"It's Mrs Bratt," she whispered. "I'll go."
"Shall I go?" Herbert asked.
"No—I'll go," said Alice.
And she went—apron and all.
Herbert overheard the conversation.
"Oh!" Exclamation of feigned surprise from Mrs Bratt.
"Yes?" In tones of a politeness almost excessive.
"Is Mr Herbert meaning to come to our house to-night? That there bedroom's all ready."
"I don't think so," said Alice. "I don't think so."
"I'm Mrs Herbert Roden," said Alice, primly.
"Oh! I beg pardon, miss—Mrs, that is—I'm sure. I didn't know—"
"No," said Alice. "The wedding was this morning."
"I'm sure I wish you both much happiness, you and Mr Herbert," said Mrs Bratt, heartily. "If I had but known—"
"Thank you," said Alice, "I'll tell my husband."
And she shut the door on the entire world.
One evening, after tea, by gaslight, Herbert was reading the newspaper in the parlour at Paddock Place, when he heard a fumbling with keys at the front door. The rain was pouring down heavily outside. He hesitated a moment. He was a brave man, but he hesitated a moment, for he had sins on his soul, and he knew in a flash who was the fumbler at the front door. Then he ran into the lobby, and at the same instant the door opened and his long-lost uncle stood before him, a living shower-bath, of which the tap could not be turned off.
"Well, uncle," he stammered, "how are—"
"Nay, my lad," Si stopped him, refusing his hand. "I'm too wet to touch. Get along into th' back kitchen. If I mun make a pool I'll make it there. So thou's taken possession o' my house!"
"Yes, uncle. You see—"
They were now in the back kitchen, or scullery, where a bright fire was burning in a small range and a great kettle of water singing over it.
"Run and get us a blanket, lad," said Si, stopping Herbert again, and turning up the gas.
"Ay, lad! A blanket. Art struck?"
When Herbert returned with the blanket Silas was spilling mustard out of the mustard tin into a large zinc receptacle which he had removed from the slop-stone to a convenient place on the floor in front of the fire. Silas then poured the boiling water from the kettle into the receptacle, and tested the temperature with his finger.
"Blazes!" he exclaimed, shaking his finger. "Fetch us the whisky, lad."
When Herbert returned a second time, Uncle Silas was sitting on a chair wearing merely the immense blanket, which fell gracefully in rich folds around him to the floor. From sundry escaping jets of steam Herbert was able to judge that the zinc bath lay concealed somewhere within the blanket. Si's clothes were piled on the deal table.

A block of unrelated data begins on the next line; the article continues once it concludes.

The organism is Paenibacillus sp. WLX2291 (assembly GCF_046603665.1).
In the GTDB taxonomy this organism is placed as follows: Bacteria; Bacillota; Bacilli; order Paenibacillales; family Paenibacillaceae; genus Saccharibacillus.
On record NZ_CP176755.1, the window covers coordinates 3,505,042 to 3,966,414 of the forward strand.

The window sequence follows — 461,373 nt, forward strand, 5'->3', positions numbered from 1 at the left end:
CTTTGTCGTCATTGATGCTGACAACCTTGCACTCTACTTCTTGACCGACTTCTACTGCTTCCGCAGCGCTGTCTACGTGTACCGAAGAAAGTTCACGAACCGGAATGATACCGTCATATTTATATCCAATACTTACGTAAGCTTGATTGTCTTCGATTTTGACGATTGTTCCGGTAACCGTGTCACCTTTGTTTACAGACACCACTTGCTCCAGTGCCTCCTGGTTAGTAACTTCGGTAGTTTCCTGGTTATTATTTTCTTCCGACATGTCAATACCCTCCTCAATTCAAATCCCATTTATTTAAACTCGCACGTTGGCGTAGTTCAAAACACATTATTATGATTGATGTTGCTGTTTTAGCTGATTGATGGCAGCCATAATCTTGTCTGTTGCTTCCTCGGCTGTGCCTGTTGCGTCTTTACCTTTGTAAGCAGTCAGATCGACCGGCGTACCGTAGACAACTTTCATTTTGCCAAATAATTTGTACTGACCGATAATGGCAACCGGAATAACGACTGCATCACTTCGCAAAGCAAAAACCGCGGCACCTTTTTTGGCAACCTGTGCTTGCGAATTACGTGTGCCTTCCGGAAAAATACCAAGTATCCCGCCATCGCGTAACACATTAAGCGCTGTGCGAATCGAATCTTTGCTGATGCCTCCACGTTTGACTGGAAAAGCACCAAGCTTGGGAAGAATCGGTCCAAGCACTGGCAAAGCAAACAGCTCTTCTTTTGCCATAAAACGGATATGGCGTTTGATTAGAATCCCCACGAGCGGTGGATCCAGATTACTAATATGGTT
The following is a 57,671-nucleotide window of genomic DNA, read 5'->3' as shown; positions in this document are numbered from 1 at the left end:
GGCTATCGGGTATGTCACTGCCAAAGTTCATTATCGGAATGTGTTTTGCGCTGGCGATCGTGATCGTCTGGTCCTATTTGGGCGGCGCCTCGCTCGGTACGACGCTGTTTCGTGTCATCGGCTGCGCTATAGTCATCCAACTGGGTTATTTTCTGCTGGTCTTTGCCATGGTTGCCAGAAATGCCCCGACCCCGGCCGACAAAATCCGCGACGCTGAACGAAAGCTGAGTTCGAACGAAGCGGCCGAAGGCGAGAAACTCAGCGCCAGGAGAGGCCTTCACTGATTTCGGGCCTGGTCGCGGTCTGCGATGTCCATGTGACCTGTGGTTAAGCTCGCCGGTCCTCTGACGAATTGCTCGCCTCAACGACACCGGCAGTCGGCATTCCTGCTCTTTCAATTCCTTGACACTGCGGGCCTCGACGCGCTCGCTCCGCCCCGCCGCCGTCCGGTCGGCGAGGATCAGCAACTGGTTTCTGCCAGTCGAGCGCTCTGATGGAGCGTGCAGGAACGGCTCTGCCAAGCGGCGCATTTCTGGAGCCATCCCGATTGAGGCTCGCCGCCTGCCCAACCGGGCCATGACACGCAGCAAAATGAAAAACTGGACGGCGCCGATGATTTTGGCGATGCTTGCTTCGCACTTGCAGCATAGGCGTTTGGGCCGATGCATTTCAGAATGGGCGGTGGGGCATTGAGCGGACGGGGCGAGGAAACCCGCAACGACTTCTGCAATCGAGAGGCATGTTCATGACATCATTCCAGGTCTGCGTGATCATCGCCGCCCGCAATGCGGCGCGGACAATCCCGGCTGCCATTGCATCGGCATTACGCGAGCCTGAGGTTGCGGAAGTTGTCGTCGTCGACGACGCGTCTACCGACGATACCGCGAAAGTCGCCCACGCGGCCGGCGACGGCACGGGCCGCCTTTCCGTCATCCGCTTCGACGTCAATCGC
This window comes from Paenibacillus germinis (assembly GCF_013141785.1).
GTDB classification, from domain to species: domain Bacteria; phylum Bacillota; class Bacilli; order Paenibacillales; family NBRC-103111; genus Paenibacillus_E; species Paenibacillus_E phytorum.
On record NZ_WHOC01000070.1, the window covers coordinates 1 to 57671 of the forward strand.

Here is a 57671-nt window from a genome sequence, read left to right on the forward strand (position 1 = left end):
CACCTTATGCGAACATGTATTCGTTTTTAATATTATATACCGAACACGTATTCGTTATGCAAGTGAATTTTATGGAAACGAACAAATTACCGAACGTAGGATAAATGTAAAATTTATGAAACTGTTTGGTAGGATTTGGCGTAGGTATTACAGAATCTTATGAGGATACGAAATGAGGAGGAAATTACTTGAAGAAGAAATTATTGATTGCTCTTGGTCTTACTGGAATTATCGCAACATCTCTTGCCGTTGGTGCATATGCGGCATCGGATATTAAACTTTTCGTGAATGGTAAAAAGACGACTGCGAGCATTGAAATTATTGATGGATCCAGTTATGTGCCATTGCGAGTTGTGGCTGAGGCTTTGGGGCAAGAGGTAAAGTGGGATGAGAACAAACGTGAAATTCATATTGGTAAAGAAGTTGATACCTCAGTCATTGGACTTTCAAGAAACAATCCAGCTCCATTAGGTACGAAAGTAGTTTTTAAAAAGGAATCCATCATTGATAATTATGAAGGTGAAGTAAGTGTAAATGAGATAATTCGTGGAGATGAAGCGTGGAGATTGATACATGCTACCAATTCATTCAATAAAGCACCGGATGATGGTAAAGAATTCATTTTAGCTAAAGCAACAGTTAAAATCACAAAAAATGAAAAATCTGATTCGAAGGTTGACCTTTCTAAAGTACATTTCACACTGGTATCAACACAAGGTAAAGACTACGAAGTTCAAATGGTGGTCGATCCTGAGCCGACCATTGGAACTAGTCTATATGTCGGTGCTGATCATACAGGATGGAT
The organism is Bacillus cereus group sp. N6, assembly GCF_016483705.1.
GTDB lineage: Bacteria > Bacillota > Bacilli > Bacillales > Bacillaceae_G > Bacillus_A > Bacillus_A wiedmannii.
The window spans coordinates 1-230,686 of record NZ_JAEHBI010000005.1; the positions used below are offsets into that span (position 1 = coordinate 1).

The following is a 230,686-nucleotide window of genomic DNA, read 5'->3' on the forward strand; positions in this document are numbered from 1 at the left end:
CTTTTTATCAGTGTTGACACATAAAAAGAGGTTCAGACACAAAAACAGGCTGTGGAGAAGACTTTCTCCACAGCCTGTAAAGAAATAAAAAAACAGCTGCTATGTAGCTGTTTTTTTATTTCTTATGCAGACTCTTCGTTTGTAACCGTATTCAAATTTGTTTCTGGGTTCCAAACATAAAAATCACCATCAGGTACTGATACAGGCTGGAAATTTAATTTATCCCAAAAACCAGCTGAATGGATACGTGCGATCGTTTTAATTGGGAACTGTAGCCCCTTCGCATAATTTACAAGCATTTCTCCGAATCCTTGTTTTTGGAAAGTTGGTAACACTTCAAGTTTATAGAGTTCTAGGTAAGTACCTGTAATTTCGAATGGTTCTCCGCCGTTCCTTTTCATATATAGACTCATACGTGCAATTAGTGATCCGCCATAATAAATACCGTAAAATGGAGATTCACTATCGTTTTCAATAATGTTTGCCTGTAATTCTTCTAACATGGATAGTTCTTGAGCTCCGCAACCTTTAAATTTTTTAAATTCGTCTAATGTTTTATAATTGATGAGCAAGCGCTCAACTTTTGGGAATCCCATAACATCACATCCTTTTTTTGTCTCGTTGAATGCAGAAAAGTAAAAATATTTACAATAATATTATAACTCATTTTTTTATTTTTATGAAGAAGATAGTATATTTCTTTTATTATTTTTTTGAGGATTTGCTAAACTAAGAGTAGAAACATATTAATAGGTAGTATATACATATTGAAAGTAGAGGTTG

"I hanna' gotten my feet in yet," said Si. "They're resting on th' edge. But I'll get 'em in in a minute. Oh! Blazes! Here! Mix us a glass o' that, hot. And then get out that clothes-horse and hang my duds on it nigh th' fire."
Herbert obeyed, as if in a dream.
"I canna do wi' another heavy cowd [cold] at my time o' life, and there's only one way for to stop it. There! That'll do, lad. Let's have a look at thee."
Herbert perched himself on a corner of the table. The vivacity of Silas astounded him.
"Thou looks older, nephew," said Silas, sipping at the whisky, and smacking his lips grimly.
"Do I? Well, you look younger, uncle, anyhow. You've shaved your beard off, for one thing."
"Yes, and a pretty cold it give me, too! I'd carried that beard for twenty year."
"Then why did you cut it off?"
"Because I had to, lad. But never mind that. So thou'st taken possession o' my house?"
"It isn't your house any longer, uncle," said Herbert, determined to get the worst over at once.
"Not my house any longer! Us'll see whether it inna' my house any longer."
"If you go and disappear for a twelvemonth and more, uncle, and leave no address, you must take the consequence. I never knew till after you'd gone that you'd mortgaged this house for four hundred pounds to Callear, the fish-dealer."
"Who towd thee that?"
"Callear told me."
"Callear had no cause to be uneasy. I wrote him twice as his interest 'ud be all right when I come back."
"Yes, I know. But you didn't give any address. And he wanted his money back. So he came to me."
"Wanted his money back!" cried Silas, splashing about in the hidden tub and grimacing. "He had but just lent it me."
"Yes, but Tomkinson, his landlord, died, and he had the chance of buying his premises from the executors. And so he wanted his money back."
"And what didst tell him, lad?"
"I told him I would take a transfer of the mortgage."
"Thou! Hadst gotten four hundred pounds i' thy pocket, then?"
"Yes. And so I took a transfer."
"Bless us! This comes o'going away! But where didst find th' money?"
"And what's more," Herbert continued, evading the question, "as I couldn't get my interest I gave you notice to repay, uncle, and as you didn't repay—"
"Give me notice to repay! What the dev—? You hadna' got my address."
"I had your legal address—this house, and I left the notice for you in the parlour. And as you didn't repay I—I took possession as mortgagee, and now I'm—I'm foreclosing."
Silas stood up in the tub, staggered, furious, sweating. He would have stepped out of the tub and done something to Herbert had not common prudence and the fear of the blanket falling off restrained his passion. There was left to him only one thing to do, and he did it. He sat down again.
"Bless us!" he repeated feebly.
"So you see," said Herbert.
"And thou'st been living here ever since—alone, wi' Jane Sarah?"